Depression in December
Published: Tuesday | December 22, 2009
CHRISTMAS BLUES is a very real phenomenon. Although the holidays are supposed to be a time for cheer and thanksgiving, they are also the time when many people experience feelings of depression and sadness.
The US National Mental Health Association estimates that more than a million Americans suffer from depression during December. Sadly, more people attempt suicide in this month than at any other time of year.
Depression is a mood disorder that may be a 'normal' response to a stressful time and the Christmas blues can be triggered by factors like unrealistic demands and expectations; the pressures of the commercialisation of Christmas; the loss of a loved one; memories of past holidays; shifts in eating or sleeping habits; or shifts in your daily schedule.
In contrast, clinical depression can also occur in December with symptoms that resemble holiday depression but they usually are more severe and last longer than a few weeks.
SEASONAL AFFECTIVE DISORDER
A special problem is Seasonal Affective Disorder (SAD), also called winter depression. This is a mental disorder in which people with normal mental health during the year experience depressive symptoms in the winter months, repeatedly, year after year. This is associated with the decreased hours of sunshine at this time. This leads to abnormalities in the production of melatonin by the brain. Although more common in cold countries, it also afflicts people living in tropical climes.
SIGNS AND SYMPTOMS OF DEPRESSION
Persistently sad, anxious, or 'empty' feelings;
Feelings of hopelessness, pessimism, guilt or worthlessness;
Fatigue and tiredness even after sleep;
Irritability or restlessness;
Lack of interest in pleasurable activities, including sex;
Poor concentration, memory and decision making;
Sleeping too little or sleeping too much;
Overeating or loss of appetite;
Thoughts of suicide or attempting suicide; and,
Pains, headaches, cramps or digestive problems that recur even after treatment.
PREVENTING CHRISTMAS BLUES
Avoid loneliness. Spend time with friends and family and get involved in local church or community activities. Find a support system with people who you can share your feelings with. Identifying ways to serve the less fortunate can really elevate your mood.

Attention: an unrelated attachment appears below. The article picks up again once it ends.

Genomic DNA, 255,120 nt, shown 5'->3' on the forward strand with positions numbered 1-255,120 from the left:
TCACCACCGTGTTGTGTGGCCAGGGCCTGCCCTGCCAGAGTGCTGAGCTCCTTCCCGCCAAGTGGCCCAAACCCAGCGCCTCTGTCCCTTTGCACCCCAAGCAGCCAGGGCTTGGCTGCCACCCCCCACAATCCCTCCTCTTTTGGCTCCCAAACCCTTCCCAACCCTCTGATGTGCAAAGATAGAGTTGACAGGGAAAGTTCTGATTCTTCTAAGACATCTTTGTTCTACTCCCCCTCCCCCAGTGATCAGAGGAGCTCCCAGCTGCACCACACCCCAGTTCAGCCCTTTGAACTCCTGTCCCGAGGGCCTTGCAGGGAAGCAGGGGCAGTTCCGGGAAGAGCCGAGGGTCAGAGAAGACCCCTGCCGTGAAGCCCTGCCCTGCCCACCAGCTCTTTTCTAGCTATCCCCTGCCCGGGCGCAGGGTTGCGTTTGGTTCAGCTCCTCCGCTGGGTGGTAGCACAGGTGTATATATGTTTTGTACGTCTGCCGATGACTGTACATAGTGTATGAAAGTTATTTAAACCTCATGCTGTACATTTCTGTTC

Eat balanced, nutritious food, avoid sugar, try not to overeat and drink lots of water. The Cellular Nutrition Programme facilitates optimal nutrition. Avoid alcohol as it can make depression worse.
Avoid overspending. Financial stress is a major contributor to the Christmas blues. Develop a budget and spend within your means.
Get a sunbath as often as possible. I recommend half an hour of sunshine each morning. The more sunshine you get the more mood-balancing chemicals your brain produces. While sunbathing, avoid using sun blocks or sunshades as this will minimise its benefits. In northern climates, light therapy (phototherapy) can substitute.
Exercise regularly. Walk, jog, dance or do any physical activity, as this will increase your brain chemistry and improve your mood.
Take anti-depressant supplements. These include the B vitamins, especially B3 and B12, vitamin C, omega 3 fatty acids, melatonin, St John's Wort and SAMe.
Relaxation activities like meditation, breathing exercises and yoga are very useful particularly at the beginning or the end of the day.
A WORD OF WARNING
Clinical depression needs expert medical treatment. Suicide is a terrible tragedy. Anyone who has any thought of suicide or self-harm should have professional help. Any friend or loved one who seems down or depressed should be gently asked about suicidal thoughts. The depressed person is often relieved to share these feelings if directly questioned. Let's prevent and if needed confront this problem of depression in December.
My love and blessings to all readers for this Christmas season.
You may email Dr Tony Vendryes at email@example.com or listen to An Ounce of Prevention on POWER 106FM on Fridays at 8 p.m. The programme streams live on the Internet.